But Liza is going to have to live on the horns of this particular dilemma. She knows Jamie needs what crumbs of love she can give him, but she also knows that nothing she can give him can make up for what his mother is doing to him; already he's a badly damaged kid. She knows that Sharla will fight off the whole notion of change as the Swiss would fight off an invader. So: should she simply disengage? Is it worth it, to do this sort of suffering when it can do no practical good? I can't tell her, one way or the other. To stop hurting for Jamie, she would have to stop loving Jamie, and she's probably the only person in the world who does love Jamie. I can hope (although Liza doubts it) that her love gives Jamie a tiny taste of what Normal ought to be like. Liza says no; that Jamie desperately wants the one thing that he can't have: his mother's love.

This is such a terribly broken world, a world in which children maim each other, a world in which war and starvation and persecution are normal and aggression is thought to be a sign of strength, This is a world in which narcissists like Sharla produce babies they quite casually destroy as people. And there's so little we can do to stop it all.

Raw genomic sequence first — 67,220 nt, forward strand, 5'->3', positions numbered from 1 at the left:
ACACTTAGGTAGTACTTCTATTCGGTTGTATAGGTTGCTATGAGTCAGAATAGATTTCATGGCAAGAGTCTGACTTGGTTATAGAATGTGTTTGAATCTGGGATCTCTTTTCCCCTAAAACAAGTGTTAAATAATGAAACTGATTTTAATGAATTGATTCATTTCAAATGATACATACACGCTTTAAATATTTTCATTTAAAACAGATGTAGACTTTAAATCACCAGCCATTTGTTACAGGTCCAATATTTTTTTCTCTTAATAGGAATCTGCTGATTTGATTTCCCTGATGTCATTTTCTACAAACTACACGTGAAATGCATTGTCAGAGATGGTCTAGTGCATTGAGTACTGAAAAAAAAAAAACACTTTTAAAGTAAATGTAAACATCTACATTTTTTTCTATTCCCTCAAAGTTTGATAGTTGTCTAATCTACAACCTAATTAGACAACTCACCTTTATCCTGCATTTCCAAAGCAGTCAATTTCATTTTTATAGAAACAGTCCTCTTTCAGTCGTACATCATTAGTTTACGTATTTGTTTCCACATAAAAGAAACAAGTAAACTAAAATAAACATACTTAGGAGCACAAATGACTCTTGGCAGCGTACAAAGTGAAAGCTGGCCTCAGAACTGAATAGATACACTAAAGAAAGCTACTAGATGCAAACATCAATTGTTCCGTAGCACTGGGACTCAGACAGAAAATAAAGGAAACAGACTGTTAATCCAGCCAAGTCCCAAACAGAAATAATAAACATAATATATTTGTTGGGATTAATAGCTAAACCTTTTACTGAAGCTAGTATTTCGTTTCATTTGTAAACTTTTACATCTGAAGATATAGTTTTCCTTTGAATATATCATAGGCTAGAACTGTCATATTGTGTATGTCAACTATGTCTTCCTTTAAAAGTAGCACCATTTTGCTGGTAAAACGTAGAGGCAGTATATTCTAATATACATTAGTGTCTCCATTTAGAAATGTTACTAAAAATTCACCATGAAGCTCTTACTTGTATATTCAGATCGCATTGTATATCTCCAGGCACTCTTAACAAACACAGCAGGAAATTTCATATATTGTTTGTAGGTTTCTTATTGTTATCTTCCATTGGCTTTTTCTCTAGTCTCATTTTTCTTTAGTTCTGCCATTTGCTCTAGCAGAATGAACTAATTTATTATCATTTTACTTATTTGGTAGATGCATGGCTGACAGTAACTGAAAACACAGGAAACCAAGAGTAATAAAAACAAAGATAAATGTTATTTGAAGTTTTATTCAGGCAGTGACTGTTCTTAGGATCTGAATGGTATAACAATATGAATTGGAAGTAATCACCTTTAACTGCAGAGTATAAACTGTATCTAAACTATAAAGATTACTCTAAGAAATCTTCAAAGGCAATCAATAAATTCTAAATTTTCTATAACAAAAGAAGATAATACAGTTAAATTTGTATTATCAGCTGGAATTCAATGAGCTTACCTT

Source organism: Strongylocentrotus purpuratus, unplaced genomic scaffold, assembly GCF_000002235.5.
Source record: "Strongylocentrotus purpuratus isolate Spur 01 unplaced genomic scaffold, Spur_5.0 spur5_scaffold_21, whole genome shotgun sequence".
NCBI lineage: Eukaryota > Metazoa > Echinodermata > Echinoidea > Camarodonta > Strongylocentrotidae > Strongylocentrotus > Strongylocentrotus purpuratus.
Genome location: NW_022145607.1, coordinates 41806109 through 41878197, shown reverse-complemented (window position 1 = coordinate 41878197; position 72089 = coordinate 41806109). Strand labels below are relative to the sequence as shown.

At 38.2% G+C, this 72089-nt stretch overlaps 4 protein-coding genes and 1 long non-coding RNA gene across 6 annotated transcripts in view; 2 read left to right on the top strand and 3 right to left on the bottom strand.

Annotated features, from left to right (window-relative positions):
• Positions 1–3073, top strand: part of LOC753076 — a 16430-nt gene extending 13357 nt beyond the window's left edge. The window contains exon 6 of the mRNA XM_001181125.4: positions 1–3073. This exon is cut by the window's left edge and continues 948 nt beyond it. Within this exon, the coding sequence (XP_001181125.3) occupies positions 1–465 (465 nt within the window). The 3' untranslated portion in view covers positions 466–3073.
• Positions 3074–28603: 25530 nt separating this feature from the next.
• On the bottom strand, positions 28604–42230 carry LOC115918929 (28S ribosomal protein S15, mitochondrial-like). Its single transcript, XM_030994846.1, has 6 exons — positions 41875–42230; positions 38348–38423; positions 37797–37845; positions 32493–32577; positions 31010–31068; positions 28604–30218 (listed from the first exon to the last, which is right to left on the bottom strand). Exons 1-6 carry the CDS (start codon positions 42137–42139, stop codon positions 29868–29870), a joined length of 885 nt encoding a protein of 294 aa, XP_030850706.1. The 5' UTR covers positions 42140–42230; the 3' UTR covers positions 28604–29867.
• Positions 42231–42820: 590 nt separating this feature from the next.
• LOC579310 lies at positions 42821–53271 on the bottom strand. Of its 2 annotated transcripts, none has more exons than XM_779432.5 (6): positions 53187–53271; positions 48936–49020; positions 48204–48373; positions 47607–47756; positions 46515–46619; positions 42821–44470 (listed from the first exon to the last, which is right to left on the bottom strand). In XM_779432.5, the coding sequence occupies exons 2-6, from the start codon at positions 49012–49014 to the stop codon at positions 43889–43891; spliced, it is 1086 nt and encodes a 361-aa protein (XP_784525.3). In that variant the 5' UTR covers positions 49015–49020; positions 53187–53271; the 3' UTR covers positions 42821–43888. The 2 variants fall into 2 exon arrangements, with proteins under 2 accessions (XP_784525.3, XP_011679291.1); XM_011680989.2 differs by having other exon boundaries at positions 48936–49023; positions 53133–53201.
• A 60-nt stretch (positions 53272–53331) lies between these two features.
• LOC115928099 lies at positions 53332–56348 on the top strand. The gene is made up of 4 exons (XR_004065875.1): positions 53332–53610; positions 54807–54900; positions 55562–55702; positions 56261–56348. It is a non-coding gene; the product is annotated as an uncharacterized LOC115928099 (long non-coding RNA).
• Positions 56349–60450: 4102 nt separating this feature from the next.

If you're going to be a Christian and live in this world according to the Great Commandment, you are going to do a fair bit of hurting. You will continually witness suffering that you can't do a damned thing about, except to suffer with the sufferers. I think of the Canadian general who was the UN commander in Rwanda, watching the slaughter without being able to stop it--he had begged for reinforcements, but the UN had said no. He could have asked for himself and his men to be pulled out; that would have been quite legitimate. He didn't. They hung on helplessly through the atrocities, and they will suffer the rest of their lives from post-traumatic stress disorder--and they will know that what they went through was peanuts compared to what the Tutsis went through. How can we not call them heros?